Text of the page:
Get up a half-hour to an hour before your kids wake up. Yes, every parent needs all the sleep they can get, but having quiet time to yourself in the morning can give you the time and mental space you need to get yourself ready, do yoga or exercise, or even meditate or write in a gratitude journal.
This quiet time is a great way to set yourself up for success at work because you won’t arrive feeling rushed and stressed. Getting up early is also a well-known habit of wealthy and successful people. You may even be able to go to bed earlier in the evening to get in a full eight hours of sleep.
4. Make Breakfast the Night Before
Every parent dreams of sending their kids off to school after eating a large, healthy breakfast that gives them lasting energy to do their best during the day. But the reality often looks a lot different: scrambling to get them to eat cereal or a granola bar while shoving shoes on their feet or fielding early-morning work calls.
The solution is to find easy recipes you can make the night before that require minimal prep in the morning. For example, overnight oats are a big hit at my house; I use this recipe from Cookie + Kate, and my kids love it. All I have to do is pull the oats out of the fridge and add a bit of maple syrup, and they’re ready to eat.
Some other great options for make-ahead breakfasts are:
- Freezer-friendly potato, chorizo, and cheesy egg burritos from Kitchn
- Maple, pecan, and sour cherry granola bars from Bon Appétit
- Quiche lorraine from Bon Appétit
- Baked honey berry oatmeal from Apple of My Eye
- Carrot zucchini muffins from I Heart Eating
- Maple cinnamon crockpot steel cut oats from Fit Foodie Find
There tons of recipes online for easy breakfasts you can make the night — or even the weekend — before. So do some searching and find some options your kids might enjoy.
5. Keep Extra Supplies in the Car
Raise your hand if this sounds familiar: You’re almost at school when your high schooler remembers she forgot her tablet charger, and your son realizes he left his calculator on the table. If you turn around and head back home for them, you’ll be late for work.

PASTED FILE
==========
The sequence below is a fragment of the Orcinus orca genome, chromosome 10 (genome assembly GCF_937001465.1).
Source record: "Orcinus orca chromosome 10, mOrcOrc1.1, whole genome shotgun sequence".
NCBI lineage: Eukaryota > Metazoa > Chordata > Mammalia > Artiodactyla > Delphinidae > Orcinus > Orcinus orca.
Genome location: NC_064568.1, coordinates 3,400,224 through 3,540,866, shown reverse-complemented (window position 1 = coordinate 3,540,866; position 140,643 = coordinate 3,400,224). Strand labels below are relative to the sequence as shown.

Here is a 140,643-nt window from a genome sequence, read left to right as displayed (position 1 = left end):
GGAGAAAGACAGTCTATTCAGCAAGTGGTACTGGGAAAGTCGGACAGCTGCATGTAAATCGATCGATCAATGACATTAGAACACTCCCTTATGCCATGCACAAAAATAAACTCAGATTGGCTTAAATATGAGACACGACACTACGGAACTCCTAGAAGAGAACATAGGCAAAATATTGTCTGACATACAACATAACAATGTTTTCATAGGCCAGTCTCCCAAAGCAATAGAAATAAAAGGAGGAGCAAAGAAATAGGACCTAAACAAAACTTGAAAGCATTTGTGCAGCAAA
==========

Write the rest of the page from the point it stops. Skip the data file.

One solution to this common problem is to keep extra supplies stocked in your car, stored in clear zippered pouches so you can find them easily. You can stock these sturdy, reusable bags with extra chargers, pens, glue, and other supplies that your kids need and use regularly. You might also want to use one pouch to store personal items such as deodorant, toothbrushes and toothpaste, face towelettes, and other items your kids will need on days when they forget to take a shower. Another bag can hold extra snacks and drinks.
6. Position Clocks in Key Areas of the House
School day mornings are often rushed and hectic. You’re trying to get yourself ready and out the door, while also trying to motivate your kids to do the same.
Keep everyone aware of what time it is by setting out clocks in key areas, such as the bathroom sink, kids’ bedrooms, and the kitchen table. These clocks should be large and easy to read and placed at a level where your kids can’t miss them.
7. Make a Homework Station
Do your kids have a designated place to do homework? Many kids don’t, which means they end up doing homework all over the house. That leads to papers, books, and supplies all over the house, making it extra hard to find that assignment your kid has to turn in tomorrow.
Make homework time easier by creating a homework station, a dedicated table or corner where your kids sit and do homework every day. There are many benefits of doing this: books and homework stay corralled in one area, kids can focus on what they’re doing without distractions, kids develop a good work ethic, and you won’t waste money buying more supplies because you can’t find what you need.
Creating a homework station doesn’t have to cost a ton of money. Chances are you have most of what you need somewhere in your house. If not, you can always search garage sales and thrift stores for a table and chairs, as well as baskets and bins for organization.
Ideally, your homework station will be near or in the main living area of your home so you’ll be on hand to monitor progress and help with questions. That could mean moving a desk into the breakfast nook or reorganizing your rarely used dining room for afternoon schoolwork instead. You can even turn a long closet into a homework station by adding a desk and plenty of low shelving.